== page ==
Should you take bar topic courses in law school?

At least one study says there is no correlation between taking bar courses in law school and passing the bar exam.

The correlation that exists is that people who do well in law school generally pass the exam at a high rate, while people who do poorly in law school generally pass at a lower rate.

While I am surprised that there is not a greater correlation between bar exam passage and taking bar topic courses in law school, I am NOT surprised that there is a strong correlation between success in law school and success on the bar exam.

It should not come as a surprise that people who figured out how to study and pass tests in law school should be able to figure out how to study and pass the bar exam.

What the study shows is that diligence in one's studies and test preparation is a transferrable skill.

Regardless of the results of this study, I would still take as many bar courses as possible during law school. There is, in my opinion, no harm in being exposed to the bar exam topics as many times as possible before the Big Test.


Should the Bar Exam be Required?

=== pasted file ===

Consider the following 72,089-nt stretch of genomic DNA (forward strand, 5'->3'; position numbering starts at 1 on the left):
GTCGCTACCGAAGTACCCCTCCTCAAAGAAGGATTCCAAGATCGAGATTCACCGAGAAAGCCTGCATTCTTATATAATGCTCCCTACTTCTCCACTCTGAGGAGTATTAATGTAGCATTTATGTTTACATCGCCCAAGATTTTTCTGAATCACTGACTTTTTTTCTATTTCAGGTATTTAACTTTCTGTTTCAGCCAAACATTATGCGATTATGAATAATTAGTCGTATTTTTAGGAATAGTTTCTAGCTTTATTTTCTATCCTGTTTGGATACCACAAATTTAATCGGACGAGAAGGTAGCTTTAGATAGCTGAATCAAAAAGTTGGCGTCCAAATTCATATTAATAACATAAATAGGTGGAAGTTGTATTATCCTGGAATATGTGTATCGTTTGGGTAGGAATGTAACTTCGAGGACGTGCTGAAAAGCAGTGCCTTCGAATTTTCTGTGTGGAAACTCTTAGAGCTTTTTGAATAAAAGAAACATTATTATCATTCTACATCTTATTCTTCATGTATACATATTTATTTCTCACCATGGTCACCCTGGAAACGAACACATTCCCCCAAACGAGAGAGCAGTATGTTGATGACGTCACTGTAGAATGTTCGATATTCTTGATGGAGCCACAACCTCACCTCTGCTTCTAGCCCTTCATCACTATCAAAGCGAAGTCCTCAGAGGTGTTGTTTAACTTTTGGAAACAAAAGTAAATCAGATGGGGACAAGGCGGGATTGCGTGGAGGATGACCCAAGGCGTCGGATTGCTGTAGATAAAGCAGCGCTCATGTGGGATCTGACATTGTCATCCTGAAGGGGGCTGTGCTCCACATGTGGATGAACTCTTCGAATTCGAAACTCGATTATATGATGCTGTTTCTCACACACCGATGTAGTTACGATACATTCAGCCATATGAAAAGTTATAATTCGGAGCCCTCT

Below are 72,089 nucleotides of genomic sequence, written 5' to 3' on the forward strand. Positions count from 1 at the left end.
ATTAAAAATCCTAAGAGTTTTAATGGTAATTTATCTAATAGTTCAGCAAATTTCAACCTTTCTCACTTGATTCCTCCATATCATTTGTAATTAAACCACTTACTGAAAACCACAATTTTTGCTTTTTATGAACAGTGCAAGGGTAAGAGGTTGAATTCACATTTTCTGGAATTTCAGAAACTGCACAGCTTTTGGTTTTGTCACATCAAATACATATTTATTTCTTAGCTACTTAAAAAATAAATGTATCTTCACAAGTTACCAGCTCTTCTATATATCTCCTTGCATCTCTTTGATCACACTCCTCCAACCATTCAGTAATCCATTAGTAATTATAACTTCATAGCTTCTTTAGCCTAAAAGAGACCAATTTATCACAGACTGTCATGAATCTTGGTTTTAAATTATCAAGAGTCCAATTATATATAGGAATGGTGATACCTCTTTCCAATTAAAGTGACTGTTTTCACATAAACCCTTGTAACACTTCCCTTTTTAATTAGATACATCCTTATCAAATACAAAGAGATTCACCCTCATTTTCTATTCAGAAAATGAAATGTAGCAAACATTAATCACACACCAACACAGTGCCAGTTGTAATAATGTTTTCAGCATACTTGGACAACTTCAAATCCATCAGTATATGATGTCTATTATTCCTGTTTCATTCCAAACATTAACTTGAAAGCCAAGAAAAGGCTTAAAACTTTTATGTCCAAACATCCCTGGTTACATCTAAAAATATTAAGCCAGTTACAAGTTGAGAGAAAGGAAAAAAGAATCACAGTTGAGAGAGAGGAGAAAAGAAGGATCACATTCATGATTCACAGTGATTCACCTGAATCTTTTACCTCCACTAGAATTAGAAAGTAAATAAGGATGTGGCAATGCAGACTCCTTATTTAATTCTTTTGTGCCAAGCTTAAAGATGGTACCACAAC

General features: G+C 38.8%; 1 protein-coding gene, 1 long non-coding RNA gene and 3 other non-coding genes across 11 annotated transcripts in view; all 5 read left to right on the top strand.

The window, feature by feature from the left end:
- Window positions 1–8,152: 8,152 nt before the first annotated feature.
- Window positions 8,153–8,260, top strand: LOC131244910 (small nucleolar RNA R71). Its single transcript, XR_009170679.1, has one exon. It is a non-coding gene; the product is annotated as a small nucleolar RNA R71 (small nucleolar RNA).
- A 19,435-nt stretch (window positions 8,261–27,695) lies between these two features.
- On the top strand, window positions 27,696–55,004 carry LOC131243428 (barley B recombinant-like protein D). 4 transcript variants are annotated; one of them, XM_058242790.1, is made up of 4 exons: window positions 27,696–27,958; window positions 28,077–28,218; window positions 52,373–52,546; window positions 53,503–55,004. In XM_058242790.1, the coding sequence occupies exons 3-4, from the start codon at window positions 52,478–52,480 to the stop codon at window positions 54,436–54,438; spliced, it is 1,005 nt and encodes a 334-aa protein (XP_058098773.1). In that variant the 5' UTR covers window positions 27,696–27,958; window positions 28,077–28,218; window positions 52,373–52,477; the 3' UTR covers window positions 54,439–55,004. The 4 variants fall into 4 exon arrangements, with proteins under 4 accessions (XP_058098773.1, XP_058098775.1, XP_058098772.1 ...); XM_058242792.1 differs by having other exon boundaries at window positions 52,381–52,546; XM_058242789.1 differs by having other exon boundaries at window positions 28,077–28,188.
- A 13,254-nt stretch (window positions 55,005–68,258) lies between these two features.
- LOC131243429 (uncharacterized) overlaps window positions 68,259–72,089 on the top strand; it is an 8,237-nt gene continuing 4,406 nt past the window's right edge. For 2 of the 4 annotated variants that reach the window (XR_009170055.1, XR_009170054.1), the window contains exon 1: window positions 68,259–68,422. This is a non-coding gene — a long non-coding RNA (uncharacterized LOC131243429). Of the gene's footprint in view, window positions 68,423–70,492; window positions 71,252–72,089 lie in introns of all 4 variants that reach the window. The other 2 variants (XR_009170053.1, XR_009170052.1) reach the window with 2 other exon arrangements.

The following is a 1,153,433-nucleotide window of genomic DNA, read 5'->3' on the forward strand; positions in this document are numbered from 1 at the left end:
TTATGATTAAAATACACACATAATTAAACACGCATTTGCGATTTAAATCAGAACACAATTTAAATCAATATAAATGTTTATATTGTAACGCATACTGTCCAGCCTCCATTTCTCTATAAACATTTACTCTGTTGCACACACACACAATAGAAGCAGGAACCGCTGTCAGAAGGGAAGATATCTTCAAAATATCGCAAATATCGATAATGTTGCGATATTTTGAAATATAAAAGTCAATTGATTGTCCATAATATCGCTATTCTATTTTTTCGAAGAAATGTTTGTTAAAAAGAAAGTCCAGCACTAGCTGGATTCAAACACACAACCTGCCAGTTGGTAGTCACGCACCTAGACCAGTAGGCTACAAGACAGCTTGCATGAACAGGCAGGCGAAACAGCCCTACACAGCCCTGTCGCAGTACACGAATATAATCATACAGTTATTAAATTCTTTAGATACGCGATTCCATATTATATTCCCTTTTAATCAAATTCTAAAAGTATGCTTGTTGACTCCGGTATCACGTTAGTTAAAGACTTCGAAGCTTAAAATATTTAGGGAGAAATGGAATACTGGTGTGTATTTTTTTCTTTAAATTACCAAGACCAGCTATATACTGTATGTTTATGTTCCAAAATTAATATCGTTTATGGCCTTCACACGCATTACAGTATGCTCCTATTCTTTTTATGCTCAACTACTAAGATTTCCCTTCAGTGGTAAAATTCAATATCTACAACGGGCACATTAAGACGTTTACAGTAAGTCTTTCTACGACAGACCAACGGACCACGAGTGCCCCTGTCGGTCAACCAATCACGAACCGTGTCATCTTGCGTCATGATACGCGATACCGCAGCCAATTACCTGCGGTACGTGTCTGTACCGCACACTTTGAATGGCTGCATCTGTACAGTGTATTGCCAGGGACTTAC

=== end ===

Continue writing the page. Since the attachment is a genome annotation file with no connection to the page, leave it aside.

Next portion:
As everyone out there is waiting patiently/anxiously for their bar exam results, I thought it might be a good idea to post a link to an article that appeared in the Oregon State Bar Bulletin a few months ago. This article raises the issue of what a waste of time and money the bar exam really is. It suggests that people who attend law schools in a state should be able to waive into that state's bar. It further suggests that new graduates as well as attorney transplants should serve as pro bono lawyers for a few months in order to gain basic legal skills and to contribute to their legal community. Then, their service rendered and basic skills acquired, they should be automatically admitted to the bar (assuming they pass the moral character background check).

It seems like a very interesting idea to explore. While bar associations are essentially the keepers of the guild who want to keep competition down and fees up, the route suggested above seems like it still meets those goals. First, only people who attend law school can get into the bar; second, people who normally can't afford a lawyer get legal assistance. Thus, the bar associations keep the numbers down and fees up while still looking like advocates for justice.

Check out the article by CLICKING HERE, and let me know what you think.
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